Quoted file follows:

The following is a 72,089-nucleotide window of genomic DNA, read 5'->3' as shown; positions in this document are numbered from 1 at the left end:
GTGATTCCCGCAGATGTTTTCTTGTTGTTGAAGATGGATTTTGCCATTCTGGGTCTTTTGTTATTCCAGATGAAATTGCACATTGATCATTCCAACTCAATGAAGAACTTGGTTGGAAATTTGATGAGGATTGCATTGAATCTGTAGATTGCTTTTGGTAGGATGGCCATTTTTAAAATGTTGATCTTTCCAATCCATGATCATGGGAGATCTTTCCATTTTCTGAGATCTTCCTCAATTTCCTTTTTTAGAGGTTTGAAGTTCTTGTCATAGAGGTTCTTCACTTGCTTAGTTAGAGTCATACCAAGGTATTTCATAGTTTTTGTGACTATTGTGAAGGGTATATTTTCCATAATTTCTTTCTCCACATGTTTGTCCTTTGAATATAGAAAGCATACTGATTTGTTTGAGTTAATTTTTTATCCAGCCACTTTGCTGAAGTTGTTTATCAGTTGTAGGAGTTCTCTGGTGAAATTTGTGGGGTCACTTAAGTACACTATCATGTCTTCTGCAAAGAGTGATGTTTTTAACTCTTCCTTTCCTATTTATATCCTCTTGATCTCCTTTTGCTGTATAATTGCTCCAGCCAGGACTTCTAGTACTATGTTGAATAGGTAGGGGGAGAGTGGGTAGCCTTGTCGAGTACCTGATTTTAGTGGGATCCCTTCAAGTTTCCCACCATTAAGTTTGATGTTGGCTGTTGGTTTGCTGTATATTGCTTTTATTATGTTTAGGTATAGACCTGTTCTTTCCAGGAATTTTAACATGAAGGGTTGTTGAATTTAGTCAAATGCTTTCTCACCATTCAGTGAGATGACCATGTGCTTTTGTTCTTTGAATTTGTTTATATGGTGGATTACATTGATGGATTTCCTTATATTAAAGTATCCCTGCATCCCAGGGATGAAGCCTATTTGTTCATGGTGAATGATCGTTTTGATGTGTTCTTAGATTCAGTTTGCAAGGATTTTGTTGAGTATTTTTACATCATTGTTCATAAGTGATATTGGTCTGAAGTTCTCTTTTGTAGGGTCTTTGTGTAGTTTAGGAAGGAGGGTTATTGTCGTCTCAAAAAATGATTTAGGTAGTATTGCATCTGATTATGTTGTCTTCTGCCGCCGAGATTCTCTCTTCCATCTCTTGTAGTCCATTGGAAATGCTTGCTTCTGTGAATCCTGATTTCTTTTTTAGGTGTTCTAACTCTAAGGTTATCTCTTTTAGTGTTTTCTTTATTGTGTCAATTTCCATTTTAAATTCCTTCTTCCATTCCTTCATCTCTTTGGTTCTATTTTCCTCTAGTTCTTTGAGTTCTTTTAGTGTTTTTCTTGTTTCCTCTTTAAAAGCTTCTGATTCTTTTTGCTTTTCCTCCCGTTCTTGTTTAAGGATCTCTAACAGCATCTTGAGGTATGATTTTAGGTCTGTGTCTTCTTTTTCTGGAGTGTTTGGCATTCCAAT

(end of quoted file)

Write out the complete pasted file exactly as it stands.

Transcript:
The following is a 72,089-nucleotide window of genomic DNA, read 5'->3' as shown; positions in this document are numbered from 1 at the left end:
GTGATTCCCGCAGATGTTTTCTTGTTGTTGAAGATGGATTTTGCCATTCTGGGTCTTTTGTTATTCCAGATGAAATTGCACATTGATCATTCCAACTCAATGAAGAACTTGGTTGGAAATTTGATGAGGATTGCATTGAATCTGTAGATTGCTTTTGGTAGGATGGCCATTTTTAAAATGTTGATCTTTCCAATCCATGATCATGGGAGATCTTTCCATTTTCTGAGATCTTCCTCAATTTCCTTTTTTAGAGGTTTGAAGTTCTTGTCATAGAGGTTCTTCACTTGCTTAGTTAGAGTCATACCAAGGTATTTCATAGTTTTTGTGACTATTGTGAAGGGTATATTTTCCATAATTTCTTTCTCCACATGTTTGTCCTTTGAATATAGAAAGCATACTGATTTGTTTGAGTTAATTTTTTATCCAGCCACTTTGCTGAAGTTGTTTATCAGTTGTAGGAGTTCTCTGGTGAAATTTGTGGGGTCACTTAAGTACACTATCATGTCTTCTGCAAAGAGTGATGTTTTTAACTCTTCCTTTCCTATTTATATCCTCTTGATCTCCTTTTGCTGTATAATTGCTCCAGCCAGGACTTCTAGTACTATGTTGAATAGGTAGGGGGAGAGTGGGTAGCCTTGTCGAGTACCTGATTTTAGTGGGATCCCTTCAAGTTTCCCACCATTAAGTTTGATGTTGGCTGTTGGTTTGCTGTATATTGCTTTTATTATGTTTAGGTATAGACCTGTTCTTTCCAGGAATTTTAACATGAAGGGTTGTTGAATTTAGTCAAATGCTTTCTCACCATTCAGTGAGATGACCATGTGCTTTTGTTCTTTGAATTTGTTTATATGGTGGATTACATTGATGGATTTCCTTATATTAAAGTATCCCTGCATCCCAGGGATGAAGCCTATTTGTTCATGGTGAATGATCGTTTTGATGTGTTCTTAGATTCAGTTTGCAAGGATTTTGTTGAGTATTTTTACATCATTGTTCATAAGTGATATTGGTCTGAAGTTCTCTTTTGTAGGGTCTTTGTGTAGTTTAGGAAGGAGGGTTATTGTCGTCTCAAAAAATGATTTAGGTAGTATTGCATCTGATTATGTTGTCTTCTGCCGCCGAGATTCTCTCTTCCATCTCTTGTAGTCCATTGGAAATGCTTGCTTCTGTGAATCCTGATTTCTTTTTTAGGTGTTCTAACTCTAAGGTTATCTCTTTTAGTGTTTTCTTTATTGTGTCAATTTCCATTTTAAATTCCTTCTTCCATTCCTTCATCTCTTTGGTTCTATTTTCCTCTAGTTCTTTGAGTTCTTTTAGTGTTTTTCTTGTTTCCTCTTTAAAAGCTTCTGATTCTTTTTGCTTTTCCTCCCGTTCTTGTTTAAGGATCTCTAACAGCATCTTGAGGTATGATTTTAGGTCTGTGTCTTCTTTTTCTGGAGTGTTTGGCATTCCAAT